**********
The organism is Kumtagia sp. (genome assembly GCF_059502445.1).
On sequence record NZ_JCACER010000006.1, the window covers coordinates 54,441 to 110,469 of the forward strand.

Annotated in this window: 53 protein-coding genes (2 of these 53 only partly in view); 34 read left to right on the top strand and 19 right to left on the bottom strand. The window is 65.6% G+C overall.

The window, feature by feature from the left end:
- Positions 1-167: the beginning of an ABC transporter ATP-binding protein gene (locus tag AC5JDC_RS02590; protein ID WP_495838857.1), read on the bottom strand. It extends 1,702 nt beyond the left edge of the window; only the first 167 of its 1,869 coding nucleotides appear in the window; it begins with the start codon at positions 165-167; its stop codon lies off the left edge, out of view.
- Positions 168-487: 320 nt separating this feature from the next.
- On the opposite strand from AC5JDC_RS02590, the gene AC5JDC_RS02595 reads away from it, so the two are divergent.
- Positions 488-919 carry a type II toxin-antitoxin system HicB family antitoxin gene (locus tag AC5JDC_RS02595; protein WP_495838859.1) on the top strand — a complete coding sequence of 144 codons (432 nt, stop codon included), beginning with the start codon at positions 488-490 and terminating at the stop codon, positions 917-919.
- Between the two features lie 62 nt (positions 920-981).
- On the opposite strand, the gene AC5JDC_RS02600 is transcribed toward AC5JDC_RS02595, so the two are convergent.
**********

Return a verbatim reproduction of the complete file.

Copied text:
The organism is Kumtagia sp. (genome assembly GCF_059502445.1).
On sequence record NZ_JCACER010000006.1, the window covers coordinates 54,441 to 110,469 of the forward strand.

Annotated in this window: 53 protein-coding genes (2 of these 53 only partly in view); 34 read left to right on the top strand and 19 right to left on the bottom strand. The window is 65.6% G+C overall.

The window, feature by feature from the left end:
- Positions 1-167: the beginning of an ABC transporter ATP-binding protein gene (locus tag AC5JDC_RS02590; protein ID WP_495838857.1), read on the bottom strand. It extends 1,702 nt beyond the left edge of the window; only the first 167 of its 1,869 coding nucleotides appear in the window; it begins with the start codon at positions 165-167; its stop codon lies off the left edge, out of view.
- Positions 168-487: 320 nt separating this feature from the next.
- On the opposite strand from AC5JDC_RS02590, the gene AC5JDC_RS02595 reads away from it, so the two are divergent.
- Positions 488-919 carry a type II toxin-antitoxin system HicB family antitoxin gene (locus tag AC5JDC_RS02595; protein WP_495838859.1) on the top strand — a complete coding sequence of 144 codons (432 nt, stop codon included), beginning with the start codon at positions 488-490 and terminating at the stop codon, positions 917-919.
- Between the two features lie 62 nt (positions 920-981).
- On the opposite strand, the gene AC5JDC_RS02600 is transcribed toward AC5JDC_RS02595, so the two are convergent.